Why do you think that would be effective? Is it appropriate, and what sort of precedent might it set going forward for future one-on-one summits between not just this President but future Presidents and other leaders, which is something that happens from time to time?

WARNER: No, you’re right. There have been one-on-one meetings between Russian leaders and American presidents in the past, but generally those American presidents go in prepped, prepared. They have their teams. They think about the meetings with advanced warning. And I think there is a, yes, if the translator can testify or present their version of what’s happened, I think we need to get that, because this is such an extraordinary case. I also think we need a read-out from Mike Pompeo, Jon Huntsman, from other members of the President’s team who were there.

Again, I feel somewhat bad for some of the intelligence community leaders — all who’ve accepted that Russian intervened, like Dan Coats and the CIA director and the FBI director, the NSA director, but then this President constantly undercuts them by his behavior and performance not only in Helsinki, but what’s equally embarrassing is his performance after the fact.

DEUTSCH: Senator, Donny Deutsch, nice to chat with you. You’re at the Opportunity 2020 conference, Democratic leaders getting together to kind of shape where the party is going in 2020, we were talking about messaging earlier. I have a concern when I see kind of the front-runner presidential face is the Bernie Sanders, the Elizabeth Warrens, what happened in one of the New York congressional districts — that there’s a tendency for the party to really lean hard, hard, hard left, which I think is an electoral mistake. I’d love your thoughts on where you’d see this going and what 2020 is trying to do.

WARNER: Well Donny, I think that we need to get out of this false choice of red versus blue, or left versus right. I think our politics and the insecurity that Donald Trump has played so well upon is because people are uncertain about the future — globalization, technology, automation. I think the Democrats have got to be willing to lean in to the future. Those issues are not going away. The Democrats ought to be the party that says we want to give everybody in this country an opportunity to earn…earn a good life.

So that means we need to address not only why Trump is bad — and I think people disagree with Trump, I think they agree with Democratic values in terms of immigration, in terms of fairness. But I think we also have an economic theory that says, yes, we have to address economic inequality — and there are ways we can do that through the government, also ways we can do that in terms of rewarding businesses that look for long-term value rather than short-term. We need to look at a tax code that says if you buy a computer, that’s an asset, you invest in a human being that’s a cost. So we got to think business and government action together.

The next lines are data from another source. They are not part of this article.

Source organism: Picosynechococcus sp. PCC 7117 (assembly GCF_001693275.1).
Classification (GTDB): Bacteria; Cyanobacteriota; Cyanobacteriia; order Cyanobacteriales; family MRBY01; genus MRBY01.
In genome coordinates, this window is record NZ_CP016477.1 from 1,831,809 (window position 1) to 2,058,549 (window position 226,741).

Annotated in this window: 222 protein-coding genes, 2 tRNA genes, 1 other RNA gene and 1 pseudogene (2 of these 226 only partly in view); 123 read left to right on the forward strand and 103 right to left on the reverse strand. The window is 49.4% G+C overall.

I think we ought to look at economic insecurity, which I think is one of the great unspoken questions. Nobody’s going to work for the same job for 35 years the way my dad did, yet we had a social contract that basically said the only way you’re going to get benefits is if you work full time. A third of the American workforce today doesn’t work full time. They work part-time, independent contractors. We need a new social contract that basically is built upon portal benefits.

And finally, we need to realize there’s a crisis of opportunity in this country. Parts of this country, New York, Boston, San Francisco, they’re doing great, but something is wrong when 75 percent of all the venture capital goes to three states, Massachusetts, California, and New York, and when less than 1 percent of the venture capital — and I used to be a venture capitalist — goes to African Americans. That is going to present a crisis of opportunity. We’ve got wide swathes of prosperity, but 2000 of the 3,000 counties in America have not seen a net job increase in the last ten years. Democrats ought to be about spreading that opportunity, taking on economic insecurity, yes, taking on economic inequality, but it’s going to take a forward-leaning and frankly pro-growth agenda to do that. 

And I might add along the way, something I’ve spent a lot of time on recently the questions around national security. America just spent $713 billion on a defense budget, largest ever. Russia spent $67 billion. I sometimes wonder are we buying the world’s best 20th century military in terms of planes, tanks, trucks — when we’ve seen that conflict in the 21st century particularly with near-peer adversaries like Russia and China, they are our peers in the realm of cyber and disinformation. We need a national security agenda for the 21st century. 

JOE: Senator Mark Warner, thanks for being with us, we appreciate it.